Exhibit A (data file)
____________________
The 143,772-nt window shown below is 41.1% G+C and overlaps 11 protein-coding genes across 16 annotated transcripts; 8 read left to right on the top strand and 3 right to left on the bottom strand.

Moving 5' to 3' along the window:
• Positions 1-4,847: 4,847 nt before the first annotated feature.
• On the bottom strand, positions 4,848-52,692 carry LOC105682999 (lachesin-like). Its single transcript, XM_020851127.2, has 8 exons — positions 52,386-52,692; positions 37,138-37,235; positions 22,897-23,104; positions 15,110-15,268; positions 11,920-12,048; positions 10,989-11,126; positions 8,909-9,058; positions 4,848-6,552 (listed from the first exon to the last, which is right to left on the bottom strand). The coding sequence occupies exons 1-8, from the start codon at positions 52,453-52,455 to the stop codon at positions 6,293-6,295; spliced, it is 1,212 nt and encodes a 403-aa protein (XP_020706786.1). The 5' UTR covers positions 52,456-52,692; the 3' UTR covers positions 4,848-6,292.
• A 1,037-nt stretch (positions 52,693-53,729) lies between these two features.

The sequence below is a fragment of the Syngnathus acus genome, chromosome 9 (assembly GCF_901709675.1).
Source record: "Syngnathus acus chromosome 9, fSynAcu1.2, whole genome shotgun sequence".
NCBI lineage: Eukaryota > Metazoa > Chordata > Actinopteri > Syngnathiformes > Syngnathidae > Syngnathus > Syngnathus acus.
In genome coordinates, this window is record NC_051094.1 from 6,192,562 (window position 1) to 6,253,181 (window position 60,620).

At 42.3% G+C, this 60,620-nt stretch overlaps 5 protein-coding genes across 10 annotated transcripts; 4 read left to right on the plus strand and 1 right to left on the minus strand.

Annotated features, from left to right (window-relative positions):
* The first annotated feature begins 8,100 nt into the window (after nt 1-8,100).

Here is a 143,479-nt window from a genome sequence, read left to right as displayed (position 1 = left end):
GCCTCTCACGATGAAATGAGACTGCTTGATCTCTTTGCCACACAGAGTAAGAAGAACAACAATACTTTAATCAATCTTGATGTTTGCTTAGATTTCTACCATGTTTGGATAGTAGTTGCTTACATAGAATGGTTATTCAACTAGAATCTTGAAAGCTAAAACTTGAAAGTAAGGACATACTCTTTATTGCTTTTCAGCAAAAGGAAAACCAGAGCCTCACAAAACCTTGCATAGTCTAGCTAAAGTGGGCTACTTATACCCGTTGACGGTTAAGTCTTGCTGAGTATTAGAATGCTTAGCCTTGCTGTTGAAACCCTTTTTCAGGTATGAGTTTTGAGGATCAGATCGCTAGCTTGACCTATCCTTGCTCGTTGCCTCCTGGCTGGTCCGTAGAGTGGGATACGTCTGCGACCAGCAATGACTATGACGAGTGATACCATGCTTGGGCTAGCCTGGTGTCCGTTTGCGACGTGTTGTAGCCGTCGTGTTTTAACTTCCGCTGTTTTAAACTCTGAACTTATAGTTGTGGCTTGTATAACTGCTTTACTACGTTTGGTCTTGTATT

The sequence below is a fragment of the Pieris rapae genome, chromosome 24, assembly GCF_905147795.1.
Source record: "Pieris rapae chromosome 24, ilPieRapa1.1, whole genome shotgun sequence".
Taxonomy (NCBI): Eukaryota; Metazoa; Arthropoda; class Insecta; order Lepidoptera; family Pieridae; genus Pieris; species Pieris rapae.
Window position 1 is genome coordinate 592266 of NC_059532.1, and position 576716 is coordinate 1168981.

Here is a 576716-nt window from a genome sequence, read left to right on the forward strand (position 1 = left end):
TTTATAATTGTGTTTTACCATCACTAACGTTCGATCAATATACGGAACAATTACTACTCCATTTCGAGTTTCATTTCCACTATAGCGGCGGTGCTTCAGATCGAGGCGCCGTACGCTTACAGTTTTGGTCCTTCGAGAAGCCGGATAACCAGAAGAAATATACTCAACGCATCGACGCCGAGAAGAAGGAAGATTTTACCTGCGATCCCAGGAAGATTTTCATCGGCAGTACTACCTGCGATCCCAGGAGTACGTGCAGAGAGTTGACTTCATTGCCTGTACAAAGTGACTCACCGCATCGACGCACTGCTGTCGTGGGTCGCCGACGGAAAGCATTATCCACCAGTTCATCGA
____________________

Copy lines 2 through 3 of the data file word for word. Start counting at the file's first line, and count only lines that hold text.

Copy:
Moving 5' to 3' along the window:
• Positions 1-4,847: 4,847 nt before the first annotated feature.